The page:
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January 1 is a traditional day on which new laws approved by the California legislature go into effect, and the Lege passed a whole lot of laws in 2014. As a fourth severe drought year looms, it’s no surprise that a lot of those laws pertain to water. We’ve described the most important here.
AB 148: Salton Sea Restoration
As written when first introduced, this law would have authorized feasibility studies to fund Salton Sea restoration efforts through developing the region’s geothermal and solar energy resources. Those provisions were stripped out of the bill, which now merely adjusts agency responsibility for the long-delayed restoration of the Salton Sea.
AB 2100 and AB 2104: HOA lawns fines
AB 2100 is an emergency measure that went into effect as soon as it was passed in February: Homeowners associations can no longer legally fine members for letting their lawns or other landscaping die in order to save water. AB 2104 clarifies the state law that allows HOAs, saying that they can’t legally forbid replacing lawns with more water-conserving plants.
SB 1168, SB 1319, and AB 1739: Groundwater Management
Until this last drought year, California had some of the least-stringent groundwater regulations in the country. A trio of bills passed in the last legislative session starts to change that. SB 1168 proclaims the state’s interest in regulating groundwater sustainably, creating local groundwater sustainability agencies and specifying that existing agencies now tracking groundwater reservoirs consider the effects of their use on surface water such as streams and lakes. Sb 1319 allows the state to classify individual groundwater basins according to the degree of their depletion, and to single out “probationary” basins that are severely overdrafted. AB 1739 allows the above-mentioned groundwater sustainability agencies to assess fees of water users, as well as fines on those who continue to overdraft groundwater in probationary basins.
In this technology spotlight interview, Wayne Ferriera (CEO of EcoloBlue) discusses the technology of water-from-humidity capture and how his company is working to spread this technology into mainstream use. Interviewer: Jeremy Riel, GE2 Team. Recorded 11/24/14 for the GlobalEd2 curriculum.
A day doesn’t go by where you do not hear something in the news about a water crisis, conservation effort, water fees/fines, or something else relating to water. What are some of the things people are saying?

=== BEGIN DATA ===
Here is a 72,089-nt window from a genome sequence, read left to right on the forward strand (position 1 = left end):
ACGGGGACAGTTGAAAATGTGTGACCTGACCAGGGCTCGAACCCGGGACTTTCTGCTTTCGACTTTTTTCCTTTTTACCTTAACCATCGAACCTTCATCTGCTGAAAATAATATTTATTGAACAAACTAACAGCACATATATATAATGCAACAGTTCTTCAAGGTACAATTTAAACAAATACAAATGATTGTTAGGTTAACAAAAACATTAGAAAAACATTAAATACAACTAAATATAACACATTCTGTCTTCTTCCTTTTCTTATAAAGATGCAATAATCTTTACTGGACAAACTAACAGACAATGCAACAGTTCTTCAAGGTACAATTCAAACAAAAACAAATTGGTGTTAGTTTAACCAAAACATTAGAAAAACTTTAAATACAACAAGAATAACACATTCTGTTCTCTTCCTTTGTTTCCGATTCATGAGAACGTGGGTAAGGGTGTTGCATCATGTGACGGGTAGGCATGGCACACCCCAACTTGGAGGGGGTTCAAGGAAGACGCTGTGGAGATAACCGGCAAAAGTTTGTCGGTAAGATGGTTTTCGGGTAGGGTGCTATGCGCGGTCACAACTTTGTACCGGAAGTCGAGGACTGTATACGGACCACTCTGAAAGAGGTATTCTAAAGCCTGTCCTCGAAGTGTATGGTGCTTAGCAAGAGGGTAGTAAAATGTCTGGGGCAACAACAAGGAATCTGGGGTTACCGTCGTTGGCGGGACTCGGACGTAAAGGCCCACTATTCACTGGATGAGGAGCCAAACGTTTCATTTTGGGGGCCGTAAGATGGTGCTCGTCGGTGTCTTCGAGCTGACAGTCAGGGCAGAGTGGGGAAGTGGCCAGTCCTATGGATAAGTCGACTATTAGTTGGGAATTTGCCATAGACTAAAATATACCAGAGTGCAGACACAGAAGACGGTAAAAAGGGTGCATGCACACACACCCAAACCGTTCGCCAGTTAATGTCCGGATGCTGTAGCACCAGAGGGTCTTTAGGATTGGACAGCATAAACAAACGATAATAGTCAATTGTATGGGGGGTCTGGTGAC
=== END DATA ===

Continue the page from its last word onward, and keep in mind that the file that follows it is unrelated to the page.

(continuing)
“Especially this year, the worst drought year California has ever seen, it’s more important than ever to crack down on water theft,” Rep. Huffman
“When people think water is free, they use much more water than is necessary,” said Asit K. Biswas
“If the right to water was regulated in the constitution, we wouldn’t be caught up in this conflict,” David Díaz
“Sometimes, I take a bucket to the pump in my yard to get water forgetting that it is dry,” said Naomi Mhinga who is battling cancer and says that queuing for water trucks in the hot sun is exhausting.
“It was roughly 8-10 days after they drilled and started fracking that well, that we began to notice the smell and the taste,” Rivas says.
“Tucson Water does not fluoridate the water it delivers,” said Susanna Eden
“I hope they act fast because the poisoned water is ruining everything,” Singh said from his wheelchair.
“In that part of the city we have sewer and water infrastructure that in some cases is over 100 years old, and we’re going to need to deal with that,” said Mayor Jon Mitchell.
“It is almost a year after the chemical leak, and no meaningful action has been taken to improve the physical infrastructure of our water system,” said Karan Ireland
“Any water that you use for consumption, you need to bring that water to a rolling boil for one minute,” Director of the Office of Environmental Health, Leslie Royals said.
“From the time I can remember we didn’t have running water,” says Griffin. “I remember when I was seven years old and we had to go out and get water for doing dishes or washing clothes but we still couldn’t drink it.”
“The health of our iconic waterways and stewardship of America’s water resources are integral to our economic success as well as our quality of life,” said the businesses in a letter to be delivered to EPA officials tomorrow.